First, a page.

Monday, March 26, 2007

And that's a wrap

Well, as I've gotten a good night's rest and my family is about to land in Ottawa, I think it's time to get the final blog of this great trip sorted out and out there. Quite the busy two weeks we've had, and I am glad to report that the trip was a resounding success. Everyone had a great time and I'm sure we will all look back fondly on our time together running around Japan. It was really great for Yoshiko to get to meet and spend time with my father and brothers, and they got along swimmingly.

Before moving on to our final two days in Tokyo, I'd like to make an addendum to my previous post. While in Harajuku, we met and spoke with an interesting gentleman who was writing poems about the dancing dude. He struck up a conversation with me and Christian and moved on to my parents. I guess he could be characterized as upper class homeless, with printing resources and an email address. After looking up his name online, I now understand why he gave me a book of his writings about Afghanistan. It seems he's spent a good chunk of his life abroad, actually living in Afghanistan during the Soviet War. Very interesting fellow and I gladly bought one of his little books of Haiku. His name is Hideo Asano and it seems like many bloggers have run in to him in various parts of Tokyo and written about their encounter. Do take the time to listen to him if you have the luck of running in to him.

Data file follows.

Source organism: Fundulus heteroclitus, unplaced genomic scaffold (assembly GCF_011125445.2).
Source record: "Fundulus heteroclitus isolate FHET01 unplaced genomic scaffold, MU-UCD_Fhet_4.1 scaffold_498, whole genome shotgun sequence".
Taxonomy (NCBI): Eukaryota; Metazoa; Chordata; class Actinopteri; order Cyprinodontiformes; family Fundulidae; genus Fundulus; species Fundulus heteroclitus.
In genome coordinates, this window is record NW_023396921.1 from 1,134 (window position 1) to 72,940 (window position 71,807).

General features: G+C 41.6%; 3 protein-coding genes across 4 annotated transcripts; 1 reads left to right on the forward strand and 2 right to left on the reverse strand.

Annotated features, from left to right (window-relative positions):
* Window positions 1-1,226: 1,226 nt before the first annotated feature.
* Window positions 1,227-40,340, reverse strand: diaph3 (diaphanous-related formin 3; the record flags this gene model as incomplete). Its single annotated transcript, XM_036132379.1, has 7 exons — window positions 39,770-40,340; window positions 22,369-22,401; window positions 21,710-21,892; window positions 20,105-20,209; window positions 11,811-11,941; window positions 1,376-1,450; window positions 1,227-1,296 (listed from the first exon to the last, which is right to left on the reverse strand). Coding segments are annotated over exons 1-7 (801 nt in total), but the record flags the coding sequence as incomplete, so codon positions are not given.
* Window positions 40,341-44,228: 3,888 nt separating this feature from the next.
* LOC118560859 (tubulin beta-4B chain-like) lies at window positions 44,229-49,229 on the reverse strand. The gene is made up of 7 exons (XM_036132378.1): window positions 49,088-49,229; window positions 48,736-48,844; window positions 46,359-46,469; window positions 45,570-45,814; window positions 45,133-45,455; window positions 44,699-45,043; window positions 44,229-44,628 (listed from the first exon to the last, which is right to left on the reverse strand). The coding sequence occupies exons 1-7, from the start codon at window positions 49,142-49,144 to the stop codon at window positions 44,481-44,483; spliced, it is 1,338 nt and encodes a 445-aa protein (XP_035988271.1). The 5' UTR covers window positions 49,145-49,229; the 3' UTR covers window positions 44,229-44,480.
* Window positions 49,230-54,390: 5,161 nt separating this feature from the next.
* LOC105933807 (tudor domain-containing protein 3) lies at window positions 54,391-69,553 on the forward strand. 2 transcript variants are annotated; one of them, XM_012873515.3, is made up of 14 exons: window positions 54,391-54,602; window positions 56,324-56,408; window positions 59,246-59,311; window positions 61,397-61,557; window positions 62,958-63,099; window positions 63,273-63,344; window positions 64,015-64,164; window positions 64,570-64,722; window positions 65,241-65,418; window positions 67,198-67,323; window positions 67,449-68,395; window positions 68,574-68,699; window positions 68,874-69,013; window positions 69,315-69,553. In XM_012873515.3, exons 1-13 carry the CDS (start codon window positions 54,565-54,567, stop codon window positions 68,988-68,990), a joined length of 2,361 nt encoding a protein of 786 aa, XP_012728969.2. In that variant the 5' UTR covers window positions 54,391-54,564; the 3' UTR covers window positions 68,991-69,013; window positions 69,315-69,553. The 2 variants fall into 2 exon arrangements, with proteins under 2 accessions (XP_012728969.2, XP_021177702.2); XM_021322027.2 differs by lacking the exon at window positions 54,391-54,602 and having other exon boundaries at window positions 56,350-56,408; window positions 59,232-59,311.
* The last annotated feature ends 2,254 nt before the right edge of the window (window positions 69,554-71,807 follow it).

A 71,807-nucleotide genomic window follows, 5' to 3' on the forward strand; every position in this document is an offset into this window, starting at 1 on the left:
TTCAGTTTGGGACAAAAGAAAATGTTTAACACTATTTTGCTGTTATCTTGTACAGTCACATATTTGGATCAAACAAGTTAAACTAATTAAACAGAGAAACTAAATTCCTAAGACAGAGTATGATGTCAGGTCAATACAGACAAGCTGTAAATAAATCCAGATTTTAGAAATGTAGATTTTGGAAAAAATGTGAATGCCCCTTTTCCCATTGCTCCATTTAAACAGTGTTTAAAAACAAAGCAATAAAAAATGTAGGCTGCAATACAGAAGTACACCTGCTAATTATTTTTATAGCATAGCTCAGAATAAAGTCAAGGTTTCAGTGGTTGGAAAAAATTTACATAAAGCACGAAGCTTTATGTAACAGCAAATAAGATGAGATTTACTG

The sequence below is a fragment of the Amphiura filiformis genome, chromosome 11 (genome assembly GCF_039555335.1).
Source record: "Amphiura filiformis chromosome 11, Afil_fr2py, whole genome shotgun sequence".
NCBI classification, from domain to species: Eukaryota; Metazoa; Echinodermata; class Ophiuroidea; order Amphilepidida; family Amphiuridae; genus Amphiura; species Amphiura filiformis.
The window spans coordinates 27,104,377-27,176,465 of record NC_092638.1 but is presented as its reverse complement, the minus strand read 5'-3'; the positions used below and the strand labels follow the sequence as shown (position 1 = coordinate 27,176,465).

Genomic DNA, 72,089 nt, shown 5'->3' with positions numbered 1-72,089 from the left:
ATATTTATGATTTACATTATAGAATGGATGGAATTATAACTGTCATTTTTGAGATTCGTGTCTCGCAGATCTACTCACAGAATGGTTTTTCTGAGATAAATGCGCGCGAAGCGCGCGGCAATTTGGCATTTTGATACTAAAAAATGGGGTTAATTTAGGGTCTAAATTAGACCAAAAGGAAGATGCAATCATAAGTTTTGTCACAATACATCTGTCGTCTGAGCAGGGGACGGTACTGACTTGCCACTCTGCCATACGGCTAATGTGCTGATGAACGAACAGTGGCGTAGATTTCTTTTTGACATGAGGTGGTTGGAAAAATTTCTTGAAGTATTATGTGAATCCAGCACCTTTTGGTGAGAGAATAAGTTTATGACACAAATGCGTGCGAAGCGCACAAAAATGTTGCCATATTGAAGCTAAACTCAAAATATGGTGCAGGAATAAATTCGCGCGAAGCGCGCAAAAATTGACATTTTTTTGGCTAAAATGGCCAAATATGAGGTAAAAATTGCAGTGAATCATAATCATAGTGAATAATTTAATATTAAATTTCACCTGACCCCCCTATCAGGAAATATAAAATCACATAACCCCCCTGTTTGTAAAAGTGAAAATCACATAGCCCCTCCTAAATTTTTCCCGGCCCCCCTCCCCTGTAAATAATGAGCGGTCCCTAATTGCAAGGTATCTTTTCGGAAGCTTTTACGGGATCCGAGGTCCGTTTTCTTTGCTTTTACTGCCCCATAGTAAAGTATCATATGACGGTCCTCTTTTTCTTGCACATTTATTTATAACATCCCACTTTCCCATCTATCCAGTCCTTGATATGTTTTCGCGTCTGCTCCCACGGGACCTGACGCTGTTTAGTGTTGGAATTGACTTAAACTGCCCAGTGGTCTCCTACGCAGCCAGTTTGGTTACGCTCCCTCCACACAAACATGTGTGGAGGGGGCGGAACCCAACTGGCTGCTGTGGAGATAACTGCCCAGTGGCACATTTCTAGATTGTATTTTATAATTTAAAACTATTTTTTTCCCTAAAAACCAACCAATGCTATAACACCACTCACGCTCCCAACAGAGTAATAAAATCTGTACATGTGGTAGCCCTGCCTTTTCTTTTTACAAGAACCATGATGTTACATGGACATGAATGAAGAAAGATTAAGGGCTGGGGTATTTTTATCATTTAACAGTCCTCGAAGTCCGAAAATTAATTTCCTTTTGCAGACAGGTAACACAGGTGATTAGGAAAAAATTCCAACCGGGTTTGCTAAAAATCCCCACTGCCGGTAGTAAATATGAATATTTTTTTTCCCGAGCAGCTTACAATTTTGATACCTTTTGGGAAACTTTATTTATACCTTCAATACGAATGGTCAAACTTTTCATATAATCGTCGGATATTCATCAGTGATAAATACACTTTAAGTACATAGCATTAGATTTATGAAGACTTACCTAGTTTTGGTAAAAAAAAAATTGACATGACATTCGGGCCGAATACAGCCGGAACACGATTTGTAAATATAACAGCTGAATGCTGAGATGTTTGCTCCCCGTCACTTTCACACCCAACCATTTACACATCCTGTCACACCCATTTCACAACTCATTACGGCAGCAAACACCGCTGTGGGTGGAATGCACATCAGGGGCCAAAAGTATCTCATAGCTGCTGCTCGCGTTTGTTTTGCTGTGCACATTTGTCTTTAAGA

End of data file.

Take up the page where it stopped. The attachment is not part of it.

So, on to the final 2 days. On Sunday morning, we awoke to a relatively strong rain falling outside. Seeing as this had been forecast, it was not a surprise and merely put off our plans for an hour or so as we waited for it to slow down a bit. We ended up making a run out to a 100Yen shop for umbrellas, grabbing some breakfast at a bakery and eating on the platform at Okachimachi station. After watching a series of Yamanote line trains run by, which supplied an audience to our breakfast, we hopped on one and headed to Akihabara, the Electronics Mecca of Tokyo, and I guess the world. After bumming around a few of the stores and enjoying some geeky conversation amongst ourselves, we decided to check out the massive new Yodobashi Camera store East of the station.

This place has pretty much anything and everything one might want, though my brothers were a bit dismayed at the prices on things. I guess things here tend to stay cutting edge, with only the newest models available. I imagine that protectionist policies also stop many items from being imported from Taiwan and Korea and such, leaving prices high and limiting competition to retailers and not manufacturers so much. Prices back home at Future Shop are much better. For example, I saw my camera, which I bought not long after it came out selling at a significantly higher price than I paid 8 months ago. Anywho, an interesting place to visit nonetheless and I did purchase a quick release head for my tripod.